Harvard University - Athletics

Athletics

Harvard's athletic rivalry with Yale is intense in every sport in which they meet, coming to a climax each fall in their annual football meeting, which dates back to 1875 and is usually called simply "The Game". While Harvard's football team is no longer one of the country's best as it often was a century ago during football's early days (it won the Rose Bowl in 1920), both it and Yale have influenced the way the game is played. In 1903, Harvard Stadium introduced a new era into football with the first-ever permanent reinforced concrete stadium of its kind in the country. The stadium's structure actually played a role in the evolution of the college game. Seeking to reduce the alarming number of deaths and serious injuries in the sport, the Father of Football, Walter Camp (former captain of the Yale football team), suggested widening the field to open up the game. But the state-of-the-art Harvard Stadium was too narrow to accommodate a wider playing surface. So, other steps had to be taken. Camp would instead support revolutionary new rules for the 1906 season. These included legalizing the forward pass, perhaps the most significant rule change in the sport's history.

Harvard has several athletic facilities, such as the Lavietes Pavilion, a multi-purpose arena and home to the Harvard basketball teams. The Malkin Athletic Center, known as the "MAC", serves both as the university's primary recreation facility and as a satellite location for several varsity sports. The five story building includes two cardio rooms, an Olympic-size swimming pool, a smaller pool for aquaerobics and other activities, a mezzanine, where all types of classes are held at all hours of the day, and an indoor cycling studio, three weight rooms, and a three-court gym floor to play basketball. The MAC also offers personal trainers and specialty classes. The MAC is also home to Harvard volleyball, fencing, and wrestling. The offices of several of the school's varsity coaches are also in the MAC.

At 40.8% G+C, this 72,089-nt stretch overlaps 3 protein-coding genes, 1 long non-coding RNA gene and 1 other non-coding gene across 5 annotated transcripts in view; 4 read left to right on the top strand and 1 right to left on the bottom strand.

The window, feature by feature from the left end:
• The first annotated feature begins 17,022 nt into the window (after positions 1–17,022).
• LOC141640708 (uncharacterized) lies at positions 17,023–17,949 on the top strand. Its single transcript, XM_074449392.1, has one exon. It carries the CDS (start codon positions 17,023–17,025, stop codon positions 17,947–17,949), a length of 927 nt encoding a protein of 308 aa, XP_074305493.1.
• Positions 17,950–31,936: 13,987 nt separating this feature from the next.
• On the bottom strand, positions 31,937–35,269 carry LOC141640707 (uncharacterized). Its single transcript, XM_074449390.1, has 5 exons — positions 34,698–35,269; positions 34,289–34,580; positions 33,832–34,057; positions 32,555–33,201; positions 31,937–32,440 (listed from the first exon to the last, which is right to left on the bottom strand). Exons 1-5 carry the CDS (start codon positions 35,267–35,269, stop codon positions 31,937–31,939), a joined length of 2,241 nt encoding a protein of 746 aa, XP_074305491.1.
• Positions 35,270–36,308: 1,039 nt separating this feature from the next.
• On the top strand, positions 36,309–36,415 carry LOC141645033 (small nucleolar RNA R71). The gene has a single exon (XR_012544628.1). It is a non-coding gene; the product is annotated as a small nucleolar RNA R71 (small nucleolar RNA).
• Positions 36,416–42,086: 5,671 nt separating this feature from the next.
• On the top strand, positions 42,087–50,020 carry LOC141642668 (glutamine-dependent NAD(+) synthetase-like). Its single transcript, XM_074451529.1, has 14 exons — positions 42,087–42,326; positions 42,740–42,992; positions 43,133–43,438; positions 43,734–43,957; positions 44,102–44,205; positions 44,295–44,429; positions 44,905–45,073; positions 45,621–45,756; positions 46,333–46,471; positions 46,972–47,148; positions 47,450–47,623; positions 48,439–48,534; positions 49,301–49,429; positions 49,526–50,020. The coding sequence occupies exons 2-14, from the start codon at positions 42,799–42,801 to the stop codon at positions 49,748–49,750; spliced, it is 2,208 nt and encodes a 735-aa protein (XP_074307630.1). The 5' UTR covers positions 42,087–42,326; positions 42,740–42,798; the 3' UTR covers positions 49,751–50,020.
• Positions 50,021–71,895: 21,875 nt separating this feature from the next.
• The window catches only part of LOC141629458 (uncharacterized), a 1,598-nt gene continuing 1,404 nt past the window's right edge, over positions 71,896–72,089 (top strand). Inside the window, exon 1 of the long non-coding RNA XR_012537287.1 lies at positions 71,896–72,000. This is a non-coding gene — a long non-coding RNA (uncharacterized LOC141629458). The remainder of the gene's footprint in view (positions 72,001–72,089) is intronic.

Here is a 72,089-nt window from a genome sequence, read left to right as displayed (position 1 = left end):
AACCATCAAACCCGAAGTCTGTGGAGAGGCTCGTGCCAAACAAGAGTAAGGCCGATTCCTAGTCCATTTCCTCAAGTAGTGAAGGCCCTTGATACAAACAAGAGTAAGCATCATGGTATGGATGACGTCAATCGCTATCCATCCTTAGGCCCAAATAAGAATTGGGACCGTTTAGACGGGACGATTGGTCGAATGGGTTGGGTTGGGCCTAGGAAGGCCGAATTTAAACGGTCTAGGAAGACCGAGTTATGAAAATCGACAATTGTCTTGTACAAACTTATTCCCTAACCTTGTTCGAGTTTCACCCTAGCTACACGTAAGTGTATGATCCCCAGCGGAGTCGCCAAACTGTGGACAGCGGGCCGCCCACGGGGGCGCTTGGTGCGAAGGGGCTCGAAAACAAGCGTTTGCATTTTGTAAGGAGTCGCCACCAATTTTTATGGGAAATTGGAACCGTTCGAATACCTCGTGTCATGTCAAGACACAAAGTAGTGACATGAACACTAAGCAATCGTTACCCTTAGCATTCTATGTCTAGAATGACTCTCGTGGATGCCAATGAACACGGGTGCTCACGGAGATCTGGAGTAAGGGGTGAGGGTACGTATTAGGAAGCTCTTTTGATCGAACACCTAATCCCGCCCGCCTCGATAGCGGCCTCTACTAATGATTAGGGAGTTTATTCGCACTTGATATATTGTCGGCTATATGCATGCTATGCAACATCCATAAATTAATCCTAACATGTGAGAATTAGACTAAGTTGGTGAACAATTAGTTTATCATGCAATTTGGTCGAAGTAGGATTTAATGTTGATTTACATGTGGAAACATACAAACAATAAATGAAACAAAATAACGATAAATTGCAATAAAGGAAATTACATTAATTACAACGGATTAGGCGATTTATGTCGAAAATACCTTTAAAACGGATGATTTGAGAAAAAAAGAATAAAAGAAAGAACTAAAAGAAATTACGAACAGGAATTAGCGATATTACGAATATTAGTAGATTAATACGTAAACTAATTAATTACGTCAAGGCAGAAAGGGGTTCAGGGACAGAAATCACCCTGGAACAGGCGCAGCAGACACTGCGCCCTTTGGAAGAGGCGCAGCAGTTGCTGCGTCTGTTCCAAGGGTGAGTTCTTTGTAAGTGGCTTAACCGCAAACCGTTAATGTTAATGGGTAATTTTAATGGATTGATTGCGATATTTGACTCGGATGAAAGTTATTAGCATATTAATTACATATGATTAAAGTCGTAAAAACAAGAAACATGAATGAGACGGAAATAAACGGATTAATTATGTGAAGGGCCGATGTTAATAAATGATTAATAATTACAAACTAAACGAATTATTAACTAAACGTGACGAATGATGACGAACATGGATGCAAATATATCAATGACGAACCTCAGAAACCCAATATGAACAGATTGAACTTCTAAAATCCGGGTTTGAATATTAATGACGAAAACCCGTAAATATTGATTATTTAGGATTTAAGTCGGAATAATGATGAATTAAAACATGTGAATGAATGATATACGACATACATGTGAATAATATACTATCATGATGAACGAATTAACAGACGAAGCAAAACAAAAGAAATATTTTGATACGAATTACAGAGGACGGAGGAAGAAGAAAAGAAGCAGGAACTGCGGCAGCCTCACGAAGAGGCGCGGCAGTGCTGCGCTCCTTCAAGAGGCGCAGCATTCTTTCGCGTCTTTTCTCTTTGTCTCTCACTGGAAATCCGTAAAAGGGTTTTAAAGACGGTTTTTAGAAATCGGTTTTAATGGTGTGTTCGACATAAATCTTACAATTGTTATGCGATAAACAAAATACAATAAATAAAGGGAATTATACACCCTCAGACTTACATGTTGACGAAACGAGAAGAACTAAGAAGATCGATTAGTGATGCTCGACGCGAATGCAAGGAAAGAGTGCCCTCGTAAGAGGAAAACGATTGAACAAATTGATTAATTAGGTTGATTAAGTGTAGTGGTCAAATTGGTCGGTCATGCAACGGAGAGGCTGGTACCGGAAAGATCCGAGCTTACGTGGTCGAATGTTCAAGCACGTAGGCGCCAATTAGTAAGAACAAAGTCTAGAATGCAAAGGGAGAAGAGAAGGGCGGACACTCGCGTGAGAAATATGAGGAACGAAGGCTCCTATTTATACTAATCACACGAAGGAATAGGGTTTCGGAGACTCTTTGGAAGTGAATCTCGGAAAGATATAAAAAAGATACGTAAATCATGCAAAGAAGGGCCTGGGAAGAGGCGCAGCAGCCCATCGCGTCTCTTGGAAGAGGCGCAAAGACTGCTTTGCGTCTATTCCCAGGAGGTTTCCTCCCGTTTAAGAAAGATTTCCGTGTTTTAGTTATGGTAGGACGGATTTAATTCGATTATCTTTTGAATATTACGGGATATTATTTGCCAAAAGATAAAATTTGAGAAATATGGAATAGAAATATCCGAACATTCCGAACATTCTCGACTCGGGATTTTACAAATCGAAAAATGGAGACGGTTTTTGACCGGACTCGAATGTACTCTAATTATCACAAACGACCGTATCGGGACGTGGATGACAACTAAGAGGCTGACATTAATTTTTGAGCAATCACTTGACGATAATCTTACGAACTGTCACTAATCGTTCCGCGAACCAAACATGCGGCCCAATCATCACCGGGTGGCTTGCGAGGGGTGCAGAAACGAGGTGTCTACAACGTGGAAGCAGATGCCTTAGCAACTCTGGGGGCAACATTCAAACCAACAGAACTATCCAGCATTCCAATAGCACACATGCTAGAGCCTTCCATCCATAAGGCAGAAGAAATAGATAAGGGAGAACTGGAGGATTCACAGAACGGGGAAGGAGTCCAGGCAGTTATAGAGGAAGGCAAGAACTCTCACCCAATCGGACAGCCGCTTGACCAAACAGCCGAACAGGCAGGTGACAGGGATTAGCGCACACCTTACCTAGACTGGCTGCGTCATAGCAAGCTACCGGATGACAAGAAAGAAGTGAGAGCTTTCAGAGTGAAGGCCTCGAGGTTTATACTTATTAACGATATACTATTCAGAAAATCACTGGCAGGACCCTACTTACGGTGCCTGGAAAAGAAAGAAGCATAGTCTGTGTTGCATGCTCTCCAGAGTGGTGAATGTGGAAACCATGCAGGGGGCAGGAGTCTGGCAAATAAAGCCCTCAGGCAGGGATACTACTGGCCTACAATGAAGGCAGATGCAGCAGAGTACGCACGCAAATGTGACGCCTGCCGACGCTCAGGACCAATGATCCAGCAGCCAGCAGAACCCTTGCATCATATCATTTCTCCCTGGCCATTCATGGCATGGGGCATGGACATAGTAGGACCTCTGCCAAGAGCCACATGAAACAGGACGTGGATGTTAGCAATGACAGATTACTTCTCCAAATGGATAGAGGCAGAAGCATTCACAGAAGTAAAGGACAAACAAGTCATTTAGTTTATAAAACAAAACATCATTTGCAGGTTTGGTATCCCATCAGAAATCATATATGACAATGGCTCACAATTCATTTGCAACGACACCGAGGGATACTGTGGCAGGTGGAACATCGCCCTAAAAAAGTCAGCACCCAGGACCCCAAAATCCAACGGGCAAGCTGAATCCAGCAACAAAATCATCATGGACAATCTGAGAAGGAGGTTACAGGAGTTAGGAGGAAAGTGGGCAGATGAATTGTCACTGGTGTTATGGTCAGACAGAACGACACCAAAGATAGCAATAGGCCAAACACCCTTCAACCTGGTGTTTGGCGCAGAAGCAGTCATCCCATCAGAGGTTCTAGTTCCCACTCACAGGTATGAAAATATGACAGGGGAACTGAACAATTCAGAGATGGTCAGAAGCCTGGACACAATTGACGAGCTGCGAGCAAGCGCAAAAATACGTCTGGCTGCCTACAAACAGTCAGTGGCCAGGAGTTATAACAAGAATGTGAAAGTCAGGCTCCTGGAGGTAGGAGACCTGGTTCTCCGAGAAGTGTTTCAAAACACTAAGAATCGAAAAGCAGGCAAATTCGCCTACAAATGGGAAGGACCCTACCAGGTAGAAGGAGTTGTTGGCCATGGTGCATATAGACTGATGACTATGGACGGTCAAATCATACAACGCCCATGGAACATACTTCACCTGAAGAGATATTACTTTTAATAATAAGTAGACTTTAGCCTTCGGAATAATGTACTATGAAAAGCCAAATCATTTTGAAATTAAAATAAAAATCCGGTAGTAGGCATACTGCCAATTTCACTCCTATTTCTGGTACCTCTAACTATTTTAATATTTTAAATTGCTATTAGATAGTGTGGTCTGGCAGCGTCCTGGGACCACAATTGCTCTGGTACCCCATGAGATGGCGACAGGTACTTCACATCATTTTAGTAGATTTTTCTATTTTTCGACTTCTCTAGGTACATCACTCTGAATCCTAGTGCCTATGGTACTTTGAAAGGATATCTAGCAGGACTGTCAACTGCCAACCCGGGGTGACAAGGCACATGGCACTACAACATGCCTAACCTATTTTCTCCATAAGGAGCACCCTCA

Weld Boathouse and Newell Boathouse house the women's and men's rowing teams, respectively. The men's crew also uses the Red Top complex in Ledyard, Connecticut, as their training camp for the annual Harvard-Yale Regatta. The Bright Hockey Center hosts the Harvard hockey teams, and the Murr Center serves both as a home for Harvard's squash and tennis teams as well as a strength and conditioning center for all athletic sports.

As of 2006, there were 41 Division I intercollegiate varsity sports teams for women and men at Harvard, more than at any other NCAA Division I college in the country. As with other Ivy League universities, Harvard does not offer athletic scholarships.

Older than The Game by 23 years, the Harvard-Yale Regatta was the original source of the athletic rivalry between the two schools. It is held annually in June on the Thames River in eastern Connecticut. The Harvard crew is typically considered to be one of the top teams in the country in rowing. Today, Harvard fields top teams in several other sports, such as the Harvard Crimson men's ice hockey team (with a strong rivalry against Cornell), squash, and even recently won NCAA titles in Men's and Women's Fencing. Harvard also won the Intercollegiate Sailing Association National Championships in 2003.

Harvard's men's ice hockey team won the school's first NCAA Championship in any team sport in 1989. Harvard was also the first Ivy League institution to win a NCAA championship title in a women's sport when its women's lacrosse team won the NCAA Championship in 1990.

Harvard Undergraduate Television has footage from historical games and athletic events including the 2005 pep-rally before the Harvard-Yale Game. Harvard's official athletics website has more comprehensive information about Harvard's athletic facilities.

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